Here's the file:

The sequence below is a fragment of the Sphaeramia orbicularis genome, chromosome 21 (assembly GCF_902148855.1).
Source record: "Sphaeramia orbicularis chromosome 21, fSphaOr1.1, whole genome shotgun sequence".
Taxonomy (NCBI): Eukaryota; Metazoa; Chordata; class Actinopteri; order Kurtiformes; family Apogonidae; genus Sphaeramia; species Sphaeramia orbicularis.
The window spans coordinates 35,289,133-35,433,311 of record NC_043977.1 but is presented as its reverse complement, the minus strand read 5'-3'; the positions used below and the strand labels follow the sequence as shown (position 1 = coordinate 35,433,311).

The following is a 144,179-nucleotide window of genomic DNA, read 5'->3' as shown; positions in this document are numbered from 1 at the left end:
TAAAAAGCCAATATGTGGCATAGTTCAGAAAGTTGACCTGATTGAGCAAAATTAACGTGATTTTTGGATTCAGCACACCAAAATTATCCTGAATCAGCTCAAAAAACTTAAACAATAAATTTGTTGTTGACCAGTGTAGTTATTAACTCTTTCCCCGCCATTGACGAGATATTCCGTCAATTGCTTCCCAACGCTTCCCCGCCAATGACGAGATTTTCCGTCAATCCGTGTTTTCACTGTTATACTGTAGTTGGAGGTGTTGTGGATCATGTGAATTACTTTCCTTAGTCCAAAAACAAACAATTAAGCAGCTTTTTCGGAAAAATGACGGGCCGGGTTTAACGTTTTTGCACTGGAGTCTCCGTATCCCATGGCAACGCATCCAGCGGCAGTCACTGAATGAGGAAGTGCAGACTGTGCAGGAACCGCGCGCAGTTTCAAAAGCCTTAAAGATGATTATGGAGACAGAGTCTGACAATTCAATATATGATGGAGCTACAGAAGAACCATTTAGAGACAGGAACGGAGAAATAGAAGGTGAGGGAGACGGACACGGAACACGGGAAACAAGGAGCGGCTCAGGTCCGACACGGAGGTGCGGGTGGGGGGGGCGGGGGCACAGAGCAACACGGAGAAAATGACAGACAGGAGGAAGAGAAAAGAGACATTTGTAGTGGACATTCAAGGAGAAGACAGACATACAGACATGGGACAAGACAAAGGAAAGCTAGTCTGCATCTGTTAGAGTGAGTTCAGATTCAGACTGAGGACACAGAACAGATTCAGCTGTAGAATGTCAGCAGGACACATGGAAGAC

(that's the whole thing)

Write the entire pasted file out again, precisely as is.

The sequence below is a fragment of the Sphaeramia orbicularis genome, chromosome 21 (assembly GCF_902148855.1).
Source record: "Sphaeramia orbicularis chromosome 21, fSphaOr1.1, whole genome shotgun sequence".
Taxonomy (NCBI): Eukaryota; Metazoa; Chordata; class Actinopteri; order Kurtiformes; family Apogonidae; genus Sphaeramia; species Sphaeramia orbicularis.
The window spans coordinates 35,289,133-35,433,311 of record NC_043977.1 but is presented as its reverse complement, the minus strand read 5'-3'; the positions used below and the strand labels follow the sequence as shown (position 1 = coordinate 35,433,311).

The following is a 144,179-nucleotide window of genomic DNA, read 5'->3' as shown; positions in this document are numbered from 1 at the left end:
TAAAAAGCCAATATGTGGCATAGTTCAGAAAGTTGACCTGATTGAGCAAAATTAACGTGATTTTTGGATTCAGCACACCAAAATTATCCTGAATCAGCTCAAAAAACTTAAACAATAAATTTGTTGTTGACCAGTGTAGTTATTAACTCTTTCCCCGCCATTGACGAGATATTCCGTCAATTGCTTCCCAACGCTTCCCCGCCAATGACGAGATTTTCCGTCAATCCGTGTTTTCACTGTTATACTGTAGTTGGAGGTGTTGTGGATCATGTGAATTACTTTCCTTAGTCCAAAAACAAACAATTAAGCAGCTTTTTCGGAAAAATGACGGGCCGGGTTTAACGTTTTTGCACTGGAGTCTCCGTATCCCATGGCAACGCATCCAGCGGCAGTCACTGAATGAGGAAGTGCAGACTGTGCAGGAACCGCGCGCAGTTTCAAAAGCCTTAAAGATGATTATGGAGACAGAGTCTGACAATTCAATATATGATGGAGCTACAGAAGAACCATTTAGAGACAGGAACGGAGAAATAGAAGGTGAGGGAGACGGACACGGAACACGGGAAACAAGGAGCGGCTCAGGTCCGACACGGAGGTGCGGGTGGGGGGGGCGGGGGCACAGAGCAACACGGAGAAAATGACAGACAGGAGGAAGAGAAAAGAGACATTTGTAGTGGACATTCAAGGAGAAGACAGACATACAGACATGGGACAAGACAAAGGAAAGCTAGTCTGCATCTGTTAGAGTGAGTTCAGATTCAGACTGAGGACACAGAACAGATTCAGCTGTAGAATGTCAGCAGGACACATGGAAGAC